How large are the initial changes in the two wages and the returns to capital likely to be? Start with the low-skilled natives who now face direct competition from immigrants in their labor market. Generally, the smaller the share of workers in a given category, the greater in absolute value the corresponding value of the factor price elasticity will be.14 Take the example in which the labor force is equally divided between high-skilled and low-skilled workers. In this case, a 1 percent increase in the overall number of workers will not depress overall wages as much as the wages of low-skilled workers would fall when the influx is only half as large but completely confined to the ranks of the low-skilled. When comparing the effects of an influx of equal absolute size, this contrast becomes yet more pronounced.
Moreover, the way the model distinguishes between different types of workers crucially affects how the wage rate will respond to influxes of new immigrants. The more the labor force is disaggregated, the larger the own-wage response will be to an increase in immigration if all the immigrants are
14 For Cobb-Douglas production functions, this is precisely true. The factor price elasticity of workers in category i is equal to .
confined to one particular category of labor. Even if the analysis is restricted to just two types of labor, the more broadly the category of high-skilled workers is defined, the more narrow the category of low-skilled workers will be and, in all likelihood, the larger (in absolute value) the corresponding elasticity of the own-factor price for low-skilled labor ΕUU. What this means is that the slope of the low-skilled labor demand curve in Figure 4-5 is likely to be steeper than the slope of the aggregate labor demand curve in Figure 4-1.
The effect of low-skilled immigration on the other two factors of production largely depends on the value of elasticities ΕSU and ΕKU, which represent the percentage change in high-skilled wages and returns to capital, respectively, divided by the percentage change in the number of low-skilled workers. Most evidence suggests that these elasticities are positive but not very large. In other words, there is a relatively low degree of complementarity and comparatively high degree of substitutability between low-skilled labor and both high-skilled labor and capital. This means that the shifts in the demand curves to and to are not likely to be very large, and consequently the initial increase in wages from ws,1 to ws,2, and the increase in returns to capital r1 to r2 are unlikely to be very large either.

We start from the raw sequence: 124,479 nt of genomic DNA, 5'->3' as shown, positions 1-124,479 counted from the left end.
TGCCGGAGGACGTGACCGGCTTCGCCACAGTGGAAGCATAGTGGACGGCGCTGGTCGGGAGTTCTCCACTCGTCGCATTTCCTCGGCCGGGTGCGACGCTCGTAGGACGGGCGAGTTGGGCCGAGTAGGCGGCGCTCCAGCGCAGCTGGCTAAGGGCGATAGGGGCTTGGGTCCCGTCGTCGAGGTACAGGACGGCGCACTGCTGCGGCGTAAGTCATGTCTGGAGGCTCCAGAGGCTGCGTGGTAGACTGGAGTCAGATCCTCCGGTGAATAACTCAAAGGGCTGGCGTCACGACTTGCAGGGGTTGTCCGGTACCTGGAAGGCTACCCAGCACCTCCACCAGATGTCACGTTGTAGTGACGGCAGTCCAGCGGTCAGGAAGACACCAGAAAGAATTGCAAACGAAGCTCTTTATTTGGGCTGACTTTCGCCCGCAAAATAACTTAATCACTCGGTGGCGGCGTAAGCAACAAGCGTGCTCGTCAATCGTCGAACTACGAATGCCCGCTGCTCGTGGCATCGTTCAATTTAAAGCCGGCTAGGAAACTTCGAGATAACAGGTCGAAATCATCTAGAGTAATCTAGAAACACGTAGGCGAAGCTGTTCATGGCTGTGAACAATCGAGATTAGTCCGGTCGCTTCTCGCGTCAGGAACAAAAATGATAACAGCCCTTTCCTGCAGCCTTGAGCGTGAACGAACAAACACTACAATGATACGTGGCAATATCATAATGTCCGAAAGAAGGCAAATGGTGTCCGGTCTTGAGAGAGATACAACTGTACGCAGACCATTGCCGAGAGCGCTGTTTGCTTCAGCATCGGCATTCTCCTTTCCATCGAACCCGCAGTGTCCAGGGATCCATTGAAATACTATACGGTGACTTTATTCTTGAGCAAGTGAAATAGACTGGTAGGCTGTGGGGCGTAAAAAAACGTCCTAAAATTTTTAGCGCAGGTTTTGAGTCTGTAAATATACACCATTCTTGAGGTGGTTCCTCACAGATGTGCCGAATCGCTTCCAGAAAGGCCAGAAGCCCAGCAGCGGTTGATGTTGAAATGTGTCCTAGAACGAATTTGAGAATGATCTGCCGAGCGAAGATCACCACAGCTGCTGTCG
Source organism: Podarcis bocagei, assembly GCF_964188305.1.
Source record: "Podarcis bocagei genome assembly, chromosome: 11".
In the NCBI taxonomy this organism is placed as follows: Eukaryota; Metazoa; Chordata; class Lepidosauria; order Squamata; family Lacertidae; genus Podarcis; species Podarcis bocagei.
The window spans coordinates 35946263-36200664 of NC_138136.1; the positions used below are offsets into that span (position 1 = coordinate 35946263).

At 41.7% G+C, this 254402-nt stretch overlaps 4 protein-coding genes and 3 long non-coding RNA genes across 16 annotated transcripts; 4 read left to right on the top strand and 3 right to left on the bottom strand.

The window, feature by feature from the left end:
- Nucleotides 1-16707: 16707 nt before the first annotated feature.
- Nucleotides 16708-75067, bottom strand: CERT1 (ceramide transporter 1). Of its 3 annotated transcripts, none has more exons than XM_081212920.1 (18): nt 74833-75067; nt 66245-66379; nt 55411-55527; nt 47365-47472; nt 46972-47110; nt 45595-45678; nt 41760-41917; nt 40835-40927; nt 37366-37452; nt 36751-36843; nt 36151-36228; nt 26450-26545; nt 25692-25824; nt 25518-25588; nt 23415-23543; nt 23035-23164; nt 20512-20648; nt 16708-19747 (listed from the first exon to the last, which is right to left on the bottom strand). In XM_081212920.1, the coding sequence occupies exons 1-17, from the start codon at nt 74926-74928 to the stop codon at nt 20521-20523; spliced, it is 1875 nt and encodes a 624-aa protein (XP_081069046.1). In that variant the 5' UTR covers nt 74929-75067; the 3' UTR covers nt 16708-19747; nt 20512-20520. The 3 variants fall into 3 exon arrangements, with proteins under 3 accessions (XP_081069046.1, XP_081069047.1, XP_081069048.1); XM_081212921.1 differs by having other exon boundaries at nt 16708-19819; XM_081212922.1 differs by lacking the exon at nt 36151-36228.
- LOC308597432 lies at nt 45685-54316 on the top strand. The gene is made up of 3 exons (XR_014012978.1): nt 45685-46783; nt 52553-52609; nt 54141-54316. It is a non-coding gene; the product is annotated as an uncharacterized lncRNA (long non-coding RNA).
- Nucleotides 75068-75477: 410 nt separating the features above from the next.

The bottom line here is that immigration is predicted to raise native wages in the case where immigrant and native workers are complements, meaning their productivity rises from working together. Native workers who are substitutes for immigrants, however, will experience negative wage effects.
The Immigration Surplus with Immigrant–Native Complementarity
In the model above, the two elasticities ΕSU and ΕKU determine the size of the short-term immigration surplus, which now comprises two elements: the surplus that accrues to native high-skilled workers, represented by the triangle ES in Figure 4-6, and the surplus that accrues to whichever natives own capital, represented by the triangle EK in Figure 4-7.15 The size of each triangle is determined by the magnitude of the shift in the demand curve which is, in turn, determined by the elasticities ΕSU and ΕKU. The sum of the two surpluses represented by ES and EK is equal to the area of the triangle marked ES + EK in Figure 4-5. Indeed, as long as the influx of immigrants is confined to one skill category, it is sufficient to know the elasticity of